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Consider the benefits of magnesium


Royce Towns, TFC Nutritionist 1/27/2020

The lush green color of new growth in spring pastures will soon be making an appearance in the countryside. Along with this harbinger of spring comes the risk of grass tetany, also referred to as hypomagnesemia or grass staggers. Grass tetany is a complex metabolic disorder of cattle associated with a deficiency of magnesium in the blood and spinal fluid. While this potentially deadly disorder can occur at any time of the year, it most often occurs in early spring when periods of warmer weather cause rapid growth of cool-season grasses. Cool soil temperatures impair the plants’ ability to absorb magnesium, resulting in lush, green forage lacking in this vital mineral. Cattle eagerly consume this new growth, increasing their potential for magnesium deficiency. This disorder can be deadly and claims a number of cows each year.

Providing supplemental magnesium is one of the most effective means of preventing grass tetany. For best results, we recommend providing cattle with supplemental magnesium just prior to, and during, grazing of high-risk forages. Magnesium oxide is an efficient source of magnesium, but by itself is not palatable to cattle and therefore is typically included as an ingredient in “hi-mag” mineral supplements, blocks, or tubs. While any of these products can be effective in preventing grass tetany, supplementation with a complete vitamin/mineral product can offer numerous additional benefits.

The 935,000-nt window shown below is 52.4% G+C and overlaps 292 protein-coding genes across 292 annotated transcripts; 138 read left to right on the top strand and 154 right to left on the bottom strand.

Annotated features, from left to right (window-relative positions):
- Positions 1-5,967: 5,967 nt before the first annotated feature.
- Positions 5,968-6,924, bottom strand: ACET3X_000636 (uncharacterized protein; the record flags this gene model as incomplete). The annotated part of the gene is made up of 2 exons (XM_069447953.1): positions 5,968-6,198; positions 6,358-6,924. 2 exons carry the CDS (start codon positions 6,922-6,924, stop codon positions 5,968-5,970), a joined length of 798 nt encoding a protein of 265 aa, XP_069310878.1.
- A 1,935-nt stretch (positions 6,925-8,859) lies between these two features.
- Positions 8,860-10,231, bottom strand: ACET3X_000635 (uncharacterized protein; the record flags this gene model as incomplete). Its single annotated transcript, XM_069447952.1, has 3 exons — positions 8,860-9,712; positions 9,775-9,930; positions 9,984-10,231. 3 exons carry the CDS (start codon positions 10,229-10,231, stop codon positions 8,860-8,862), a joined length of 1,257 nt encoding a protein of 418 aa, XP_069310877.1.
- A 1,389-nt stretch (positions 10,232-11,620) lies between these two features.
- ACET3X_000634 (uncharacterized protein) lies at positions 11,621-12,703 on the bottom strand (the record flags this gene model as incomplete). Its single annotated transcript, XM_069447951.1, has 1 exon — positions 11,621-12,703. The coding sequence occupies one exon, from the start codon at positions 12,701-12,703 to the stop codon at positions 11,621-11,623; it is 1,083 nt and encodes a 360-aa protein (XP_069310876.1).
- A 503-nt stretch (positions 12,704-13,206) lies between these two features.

Grass tetany season tends to correspond with critical periods in the production cycle of the beef female. Fall calving cows will usually be in heavy lactation during most of grass tetany season, while spring calving cows will often be in the last weeks of gestation and early lactation. Additionally, grass tetany season immediately precedes breeding season for many spring calving herds. These stages of production, and the physiological stresses they place on the animal, validate the need for enhanced vitamin and mineral nutrition in addition to supplemental magnesium.

Forages in the Southeast can be deficient in several essential minerals regardless of season. Phosphorus, copper, zinc, and selenium all play vital roles in growth and reproduction of beef cattle. Also, recent research in the field of fetal programming suggests that calves born to mothers that receive adequate trace mineral supplementation will be more productive than those born to un-supplemented females. Since the brain and other vital organs are in critical stages of development during early gestation, nutrient deficits can limit the productivity of the offspring their entire lives. As a result, the benefits of vitamin-mineral supplementation can reach far beyond the cow consuming the mineral supplement.

So, as you guard against grass tetany this spring, consider the benefits of providing more than just magnesium — enhanced reproduction, healthier calves, and faster growth rates await. Visit with the beef cattle specialists at your Co-op to determine which hi-mag mineral supplement is right for your operation.

 
 
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